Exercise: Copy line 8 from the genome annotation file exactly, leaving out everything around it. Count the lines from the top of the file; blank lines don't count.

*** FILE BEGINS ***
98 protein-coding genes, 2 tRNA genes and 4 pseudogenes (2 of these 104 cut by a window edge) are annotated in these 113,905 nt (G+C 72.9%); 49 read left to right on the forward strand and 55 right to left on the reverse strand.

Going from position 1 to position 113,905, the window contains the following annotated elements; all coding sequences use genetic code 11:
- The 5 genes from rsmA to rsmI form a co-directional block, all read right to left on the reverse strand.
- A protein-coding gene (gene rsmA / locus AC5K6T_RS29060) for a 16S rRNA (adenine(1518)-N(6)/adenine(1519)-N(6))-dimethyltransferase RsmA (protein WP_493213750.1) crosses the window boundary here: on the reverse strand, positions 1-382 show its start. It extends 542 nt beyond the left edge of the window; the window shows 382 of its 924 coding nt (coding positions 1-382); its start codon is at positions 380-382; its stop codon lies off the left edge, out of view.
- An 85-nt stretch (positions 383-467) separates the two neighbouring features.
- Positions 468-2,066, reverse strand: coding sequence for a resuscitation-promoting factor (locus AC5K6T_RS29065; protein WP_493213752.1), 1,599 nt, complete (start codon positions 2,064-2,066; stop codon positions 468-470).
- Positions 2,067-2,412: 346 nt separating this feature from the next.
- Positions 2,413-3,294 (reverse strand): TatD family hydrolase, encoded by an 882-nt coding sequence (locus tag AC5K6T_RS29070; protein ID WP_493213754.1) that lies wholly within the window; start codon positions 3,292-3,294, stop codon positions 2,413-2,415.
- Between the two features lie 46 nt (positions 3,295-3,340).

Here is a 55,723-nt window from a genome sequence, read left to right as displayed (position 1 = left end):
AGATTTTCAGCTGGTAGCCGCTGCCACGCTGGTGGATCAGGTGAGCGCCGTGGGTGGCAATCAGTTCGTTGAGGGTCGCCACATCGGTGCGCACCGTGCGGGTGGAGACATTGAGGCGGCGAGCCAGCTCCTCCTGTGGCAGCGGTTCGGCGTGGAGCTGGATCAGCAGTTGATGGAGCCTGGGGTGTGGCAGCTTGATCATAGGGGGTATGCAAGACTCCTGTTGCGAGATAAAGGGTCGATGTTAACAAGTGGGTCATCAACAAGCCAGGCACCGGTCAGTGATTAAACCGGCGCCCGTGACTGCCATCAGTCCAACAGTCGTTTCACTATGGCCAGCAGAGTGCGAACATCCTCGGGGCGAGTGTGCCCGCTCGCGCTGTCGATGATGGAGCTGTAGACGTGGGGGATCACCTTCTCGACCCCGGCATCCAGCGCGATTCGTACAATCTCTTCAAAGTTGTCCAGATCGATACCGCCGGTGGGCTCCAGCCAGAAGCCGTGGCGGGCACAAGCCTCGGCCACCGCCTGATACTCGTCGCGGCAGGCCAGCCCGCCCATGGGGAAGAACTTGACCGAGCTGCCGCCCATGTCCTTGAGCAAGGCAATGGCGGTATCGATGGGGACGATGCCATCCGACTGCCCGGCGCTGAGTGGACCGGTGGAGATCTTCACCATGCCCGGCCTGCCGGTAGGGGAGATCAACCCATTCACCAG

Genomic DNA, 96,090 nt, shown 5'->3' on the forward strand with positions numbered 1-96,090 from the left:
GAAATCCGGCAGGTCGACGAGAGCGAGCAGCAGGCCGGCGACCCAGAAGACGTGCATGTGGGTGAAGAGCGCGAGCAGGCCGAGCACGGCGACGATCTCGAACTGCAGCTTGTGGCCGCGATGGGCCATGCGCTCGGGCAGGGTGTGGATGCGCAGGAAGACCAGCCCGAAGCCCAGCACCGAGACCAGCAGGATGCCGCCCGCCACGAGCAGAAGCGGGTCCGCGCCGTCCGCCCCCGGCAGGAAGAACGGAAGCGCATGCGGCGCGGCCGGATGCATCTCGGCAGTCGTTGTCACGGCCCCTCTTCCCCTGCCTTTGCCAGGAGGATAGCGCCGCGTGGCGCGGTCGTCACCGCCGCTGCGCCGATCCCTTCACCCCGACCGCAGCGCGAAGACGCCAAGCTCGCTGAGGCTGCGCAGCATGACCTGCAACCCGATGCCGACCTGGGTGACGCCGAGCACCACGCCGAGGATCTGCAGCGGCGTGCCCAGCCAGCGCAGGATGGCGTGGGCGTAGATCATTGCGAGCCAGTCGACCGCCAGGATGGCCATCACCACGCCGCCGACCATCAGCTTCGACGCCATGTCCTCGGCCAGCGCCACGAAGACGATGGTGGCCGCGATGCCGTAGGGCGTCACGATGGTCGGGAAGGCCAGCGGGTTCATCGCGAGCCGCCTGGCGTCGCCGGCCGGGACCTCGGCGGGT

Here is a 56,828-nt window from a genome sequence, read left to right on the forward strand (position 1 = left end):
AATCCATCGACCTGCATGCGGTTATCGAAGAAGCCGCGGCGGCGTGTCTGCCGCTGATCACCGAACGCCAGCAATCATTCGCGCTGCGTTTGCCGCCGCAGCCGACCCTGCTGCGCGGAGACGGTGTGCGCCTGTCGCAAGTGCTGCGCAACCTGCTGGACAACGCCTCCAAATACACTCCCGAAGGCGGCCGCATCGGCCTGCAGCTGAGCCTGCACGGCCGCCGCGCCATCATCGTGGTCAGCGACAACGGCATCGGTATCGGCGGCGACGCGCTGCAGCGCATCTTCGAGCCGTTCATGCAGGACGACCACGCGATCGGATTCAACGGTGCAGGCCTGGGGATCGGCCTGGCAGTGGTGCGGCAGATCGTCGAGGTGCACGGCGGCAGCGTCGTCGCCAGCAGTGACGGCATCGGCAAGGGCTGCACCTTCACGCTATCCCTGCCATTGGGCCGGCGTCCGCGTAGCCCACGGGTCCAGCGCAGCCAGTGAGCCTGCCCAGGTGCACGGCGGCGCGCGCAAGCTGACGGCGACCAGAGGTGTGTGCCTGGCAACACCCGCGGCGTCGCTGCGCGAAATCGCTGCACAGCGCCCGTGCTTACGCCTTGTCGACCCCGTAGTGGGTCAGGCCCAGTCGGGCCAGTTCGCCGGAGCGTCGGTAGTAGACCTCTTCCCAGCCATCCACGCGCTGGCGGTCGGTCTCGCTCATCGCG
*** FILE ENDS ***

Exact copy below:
- Positions 2,413-3,294 (reverse strand): TatD family hydrolase, encoded by an 882-nt coding sequence (locus tag AC5K6T_RS29070; protein ID WP_493213754.1) that lies wholly within the window; start codon positions 3,292-3,294, stop codon positions 2,413-2,415.